Lessons from a True Tale (Told in Ten Bullet Points)

So last week was a bit humbling. It was a week that brought another valuable lesson.

Part of what was so humbling was that I’d learned this particular lesson before. And then forgotten it. In fact, it’s probably happened more times than I care to think about.

And it’s such an important one. And – since you may have forgotten it, too – I thought I should share it.

Just stick with me because, frankly, it’s quick enough. In fact, I’ve got it down to ten bullets.

Let’s have a go…

Deirdre’s True Tale in Ten Bullets

  • My Rotary club produces this amazing Camp Enterprise event, where we bring more than 80 high school juniors from all over San Diego County to a camp in the mountains of Julian, and then teach them about business.
  • And it’s serious business. Over a rigorous three days, teams determine a product, create a full-on business plan, and present that plan to a trio of fancy-schmancy bankers, who then determine a winner.
  • Ten teams of students, made up of kids from every neighborhood and every economic background, participate. Each team has two facilitators. I was one of them.
  • The first team member I met – let’s call him Todd – was a tall, lanky, blond fellow. I had him pegged immediately. His baseball cap was askew, his hoodie perfectly fitted. Early on it was clear he’d always have a crack to make and an opinion to share. This kid liked to play it a bit punky, but he came from privilege…a striking contrast to some of the other kids who arrived at camp without sleeping bags. And, clearly, he didn’t know how privileged he was.
  • When we finally got to the presentation, where all team members had to present in front of the entire group (and many were TERRIFIED to do so), Todd was up first.
  • And then? Todd FROZE. He completely forgot his part – which, unfortunately, was the explanation of what the product was and did – and which was supposed to pave the way for the financial, marketing and other business plan components presented by the other students.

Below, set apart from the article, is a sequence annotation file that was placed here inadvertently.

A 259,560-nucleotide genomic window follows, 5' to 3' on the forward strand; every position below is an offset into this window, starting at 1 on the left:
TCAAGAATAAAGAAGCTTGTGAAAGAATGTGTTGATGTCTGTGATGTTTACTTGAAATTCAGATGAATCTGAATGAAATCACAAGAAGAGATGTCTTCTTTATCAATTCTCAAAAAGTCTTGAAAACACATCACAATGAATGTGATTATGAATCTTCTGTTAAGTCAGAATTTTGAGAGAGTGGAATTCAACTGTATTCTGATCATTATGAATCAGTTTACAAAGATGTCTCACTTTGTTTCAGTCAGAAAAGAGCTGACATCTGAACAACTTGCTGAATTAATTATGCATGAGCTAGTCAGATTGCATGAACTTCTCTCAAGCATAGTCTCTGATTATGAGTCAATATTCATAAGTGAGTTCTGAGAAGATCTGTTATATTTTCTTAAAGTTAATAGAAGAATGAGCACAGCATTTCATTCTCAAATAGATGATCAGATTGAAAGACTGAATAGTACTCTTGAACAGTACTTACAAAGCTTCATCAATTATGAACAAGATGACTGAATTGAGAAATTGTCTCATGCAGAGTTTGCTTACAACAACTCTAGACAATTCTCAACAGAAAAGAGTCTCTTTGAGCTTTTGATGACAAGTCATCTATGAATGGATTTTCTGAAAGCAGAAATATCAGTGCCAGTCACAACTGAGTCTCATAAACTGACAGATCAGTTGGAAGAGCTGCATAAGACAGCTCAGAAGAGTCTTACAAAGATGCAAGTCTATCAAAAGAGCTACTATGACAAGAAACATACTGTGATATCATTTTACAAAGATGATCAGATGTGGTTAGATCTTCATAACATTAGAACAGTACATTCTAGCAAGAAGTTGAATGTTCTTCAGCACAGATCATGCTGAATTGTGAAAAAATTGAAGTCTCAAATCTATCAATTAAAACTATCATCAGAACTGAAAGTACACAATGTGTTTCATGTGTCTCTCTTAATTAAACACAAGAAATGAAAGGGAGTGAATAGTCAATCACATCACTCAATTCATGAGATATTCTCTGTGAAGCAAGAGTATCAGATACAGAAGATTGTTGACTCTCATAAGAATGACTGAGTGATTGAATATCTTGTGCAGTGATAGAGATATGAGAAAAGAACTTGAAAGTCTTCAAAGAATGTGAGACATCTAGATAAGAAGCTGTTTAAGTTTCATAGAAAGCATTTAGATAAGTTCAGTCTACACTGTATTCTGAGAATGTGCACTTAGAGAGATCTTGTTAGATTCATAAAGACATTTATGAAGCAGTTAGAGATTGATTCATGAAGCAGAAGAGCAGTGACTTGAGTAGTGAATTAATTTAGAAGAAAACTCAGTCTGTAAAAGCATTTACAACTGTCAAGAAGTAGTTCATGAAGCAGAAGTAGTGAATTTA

• Quite quickly the team sprang into action, covering up his silence and continuing their parts without missing a beat. But, as a result of Todd’s miss, any chances of a team victory were lost.
  • Shortly afterwards I mentioned to my colleague that Todd had come to camp to learn a lesson, but it wasn’t about business. It was about the fact that, despite how cocky he might feel, he could crash down just like the rest of us.
  • We debriefed as a team, going around in a circle to say what everyone learned. Todd, uncharacteristically, went last. When his time came he said that he’d been through a hard time. His parents had split up recently. He’d moved schools each year. He struggled with anger management. He apologized for what happened, and thanked the group for rallying around him and supporting him after his mistake, for being there in ways he never experienced from his siblings. He said the one word he had for camp was “love”.
  • My face flashed hot as I realized how wrong I’d been. Todd’s lesson hadn’t been that he would sometimes crash down. Instead…he learned that when it matters most, others would be there to pick him up.

My lesson?

The important reminder – especially at a time like this when division seems to be winning over unity – that we never know what people are going through. We judge those around us…and we do it so quickly. We think we know what they’re about, what they’re going through, and how they feel.

And we don’t. We simply do not know what’s going on with others. And we need to stop thinking we do and just listen. Because that’s when we make real connections.

So there you have it. Ten bullet points with one easy-yet-incredibly-easily-forgotten-lesson.

Let’s make a pact to remember it, yes? At least for a little while.

Now go do good…and do it well.

PS: While I’d never identify the individual campers, I thought you might enjoy a shot of our full, incredible group  (taken by Hubbie while I gave a short presentation). Voila!


6 responses to “Lessons from a True Tale (Told in Ten Bullet Points)”

  1. Tammy Avatar

    Thank you for sharing! I too have had my moments of judgment and I love the reminder that we are all here to learn lessons: Moving away from judgment and moving toward compassion, understanding, and love.

    1. Deirdre Maloney Avatar

      Thanks Tammy – and you said it beautifully. I can’t think of a time when compassion, understanding and love were more necessary!

  2. Doug Avatar

    Great post Deirdre! Also a reminder to consider how other people view us – do I dominate conversations and appear as a self-centered know-it-all, or appear aloof and cold, or any of dozens of other characteristics. Good to do some inward assessments too – Thanks!

    1. Deirdre Maloney Avatar

      Wow, that’s such a great point, Doug. I’m sure this student didn’t realize the impression he was making (nor do so many of us!). Thanks for giving this a read!

  3. Patty Avatar

    Thank you Deirdre. You make a great point. the old saying “you can’t judge a book by its cover.” I am becoming more and more aware of people actining out their insecurities and anger and try to have compassion

    1. Deirdre Maloney Avatar

      Compassion is the perfect word to sum this up, Patty. Thank you for bringing it to your great comment!